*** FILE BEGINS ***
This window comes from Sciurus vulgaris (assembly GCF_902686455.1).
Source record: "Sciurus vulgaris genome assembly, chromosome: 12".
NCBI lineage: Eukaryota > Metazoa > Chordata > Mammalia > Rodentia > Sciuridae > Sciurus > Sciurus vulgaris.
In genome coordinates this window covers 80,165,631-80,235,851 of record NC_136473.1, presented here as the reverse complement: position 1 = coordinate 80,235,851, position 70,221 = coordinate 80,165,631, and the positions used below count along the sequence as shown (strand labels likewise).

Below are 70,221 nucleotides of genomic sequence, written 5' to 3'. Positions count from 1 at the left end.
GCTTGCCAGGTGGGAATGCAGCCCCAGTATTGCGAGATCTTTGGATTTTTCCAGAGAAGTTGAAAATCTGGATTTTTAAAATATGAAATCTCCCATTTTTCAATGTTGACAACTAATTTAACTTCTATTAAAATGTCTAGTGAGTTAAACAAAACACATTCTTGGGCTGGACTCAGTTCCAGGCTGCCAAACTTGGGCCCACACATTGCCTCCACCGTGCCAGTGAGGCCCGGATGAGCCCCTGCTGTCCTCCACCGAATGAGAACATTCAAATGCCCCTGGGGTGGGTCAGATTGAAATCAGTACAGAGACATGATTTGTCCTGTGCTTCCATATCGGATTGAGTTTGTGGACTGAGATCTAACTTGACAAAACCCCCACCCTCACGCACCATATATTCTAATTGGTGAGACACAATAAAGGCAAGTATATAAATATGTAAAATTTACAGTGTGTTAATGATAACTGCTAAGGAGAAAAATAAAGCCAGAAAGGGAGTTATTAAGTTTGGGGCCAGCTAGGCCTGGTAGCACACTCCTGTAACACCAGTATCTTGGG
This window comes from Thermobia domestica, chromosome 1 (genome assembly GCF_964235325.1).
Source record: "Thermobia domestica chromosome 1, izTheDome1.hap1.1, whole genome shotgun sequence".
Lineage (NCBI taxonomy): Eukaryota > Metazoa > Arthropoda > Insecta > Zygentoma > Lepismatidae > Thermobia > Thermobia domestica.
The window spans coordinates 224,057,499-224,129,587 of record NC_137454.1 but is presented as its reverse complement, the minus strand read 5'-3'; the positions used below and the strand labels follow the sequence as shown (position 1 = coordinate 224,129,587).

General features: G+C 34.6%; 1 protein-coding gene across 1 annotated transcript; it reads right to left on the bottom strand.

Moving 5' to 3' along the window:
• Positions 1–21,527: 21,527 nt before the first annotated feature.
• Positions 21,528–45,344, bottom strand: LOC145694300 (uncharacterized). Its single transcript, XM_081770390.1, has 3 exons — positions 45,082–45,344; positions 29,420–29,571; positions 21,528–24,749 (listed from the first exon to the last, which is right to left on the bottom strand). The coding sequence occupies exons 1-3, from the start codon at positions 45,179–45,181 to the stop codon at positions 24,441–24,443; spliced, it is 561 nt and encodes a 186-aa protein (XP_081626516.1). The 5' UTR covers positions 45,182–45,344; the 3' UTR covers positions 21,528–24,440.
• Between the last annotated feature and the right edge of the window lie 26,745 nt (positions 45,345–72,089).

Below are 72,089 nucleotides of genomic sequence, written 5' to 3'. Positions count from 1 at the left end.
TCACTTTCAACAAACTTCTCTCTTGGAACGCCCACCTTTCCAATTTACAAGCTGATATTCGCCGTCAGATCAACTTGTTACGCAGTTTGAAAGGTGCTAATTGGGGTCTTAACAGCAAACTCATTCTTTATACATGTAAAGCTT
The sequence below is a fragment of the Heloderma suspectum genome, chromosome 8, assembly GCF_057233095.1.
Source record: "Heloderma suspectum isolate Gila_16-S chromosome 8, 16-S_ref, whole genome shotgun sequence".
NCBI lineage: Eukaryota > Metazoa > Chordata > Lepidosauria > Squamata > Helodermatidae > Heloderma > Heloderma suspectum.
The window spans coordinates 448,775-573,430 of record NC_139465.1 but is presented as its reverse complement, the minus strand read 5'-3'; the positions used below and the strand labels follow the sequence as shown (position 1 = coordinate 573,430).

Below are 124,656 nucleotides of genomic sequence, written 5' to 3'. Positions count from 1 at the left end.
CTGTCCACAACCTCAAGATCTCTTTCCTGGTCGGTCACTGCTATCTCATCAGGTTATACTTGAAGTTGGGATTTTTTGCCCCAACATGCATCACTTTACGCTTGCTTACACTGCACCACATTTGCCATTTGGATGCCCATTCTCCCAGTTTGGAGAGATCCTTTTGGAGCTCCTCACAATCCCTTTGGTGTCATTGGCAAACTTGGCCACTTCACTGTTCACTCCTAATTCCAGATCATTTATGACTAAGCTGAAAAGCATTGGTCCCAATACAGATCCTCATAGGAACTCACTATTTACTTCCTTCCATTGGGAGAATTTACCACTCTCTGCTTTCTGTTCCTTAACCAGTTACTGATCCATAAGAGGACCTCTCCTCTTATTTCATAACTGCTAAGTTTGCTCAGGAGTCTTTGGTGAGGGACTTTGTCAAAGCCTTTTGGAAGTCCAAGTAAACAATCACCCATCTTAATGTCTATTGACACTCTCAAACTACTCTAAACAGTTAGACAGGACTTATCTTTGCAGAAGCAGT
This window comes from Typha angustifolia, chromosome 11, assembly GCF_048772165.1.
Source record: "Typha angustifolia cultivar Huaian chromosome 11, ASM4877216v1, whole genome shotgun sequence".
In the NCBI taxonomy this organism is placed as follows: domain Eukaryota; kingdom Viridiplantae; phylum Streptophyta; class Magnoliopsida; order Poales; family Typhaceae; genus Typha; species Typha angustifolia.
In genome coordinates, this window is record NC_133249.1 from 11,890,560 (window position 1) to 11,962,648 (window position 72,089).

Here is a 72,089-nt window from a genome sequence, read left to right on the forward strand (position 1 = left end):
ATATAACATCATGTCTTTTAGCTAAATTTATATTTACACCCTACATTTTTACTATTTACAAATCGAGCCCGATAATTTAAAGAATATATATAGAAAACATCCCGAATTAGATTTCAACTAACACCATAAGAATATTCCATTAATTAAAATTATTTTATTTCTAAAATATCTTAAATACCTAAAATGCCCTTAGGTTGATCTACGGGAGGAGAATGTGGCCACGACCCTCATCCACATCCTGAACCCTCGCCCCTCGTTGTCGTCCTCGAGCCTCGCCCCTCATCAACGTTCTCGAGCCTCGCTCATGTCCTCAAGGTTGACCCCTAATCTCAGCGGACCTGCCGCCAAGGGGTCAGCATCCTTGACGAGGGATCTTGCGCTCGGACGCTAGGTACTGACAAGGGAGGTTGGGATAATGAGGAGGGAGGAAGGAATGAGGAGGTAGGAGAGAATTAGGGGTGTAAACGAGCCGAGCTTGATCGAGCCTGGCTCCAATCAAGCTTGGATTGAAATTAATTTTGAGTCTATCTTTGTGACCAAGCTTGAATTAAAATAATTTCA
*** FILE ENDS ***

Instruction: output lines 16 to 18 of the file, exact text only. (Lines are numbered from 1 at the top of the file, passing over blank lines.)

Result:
Below are 72,089 nucleotides of genomic sequence, written 5' to 3'. Positions count from 1 at the left end.
TCACTTTCAACAAACTTCTCTCTTGGAACGCCCACCTTTCCAATTTACAAGCTGATATTCGCCGTCAGATCAACTTGTTACGCAGTTTGAAAGGTGCTAATTGGGGTCTTAACAGCAAACTCATTCTTTATACATGTAAAGCTT
The sequence below is a fragment of the Heloderma suspectum genome, chromosome 8, assembly GCF_057233095.1.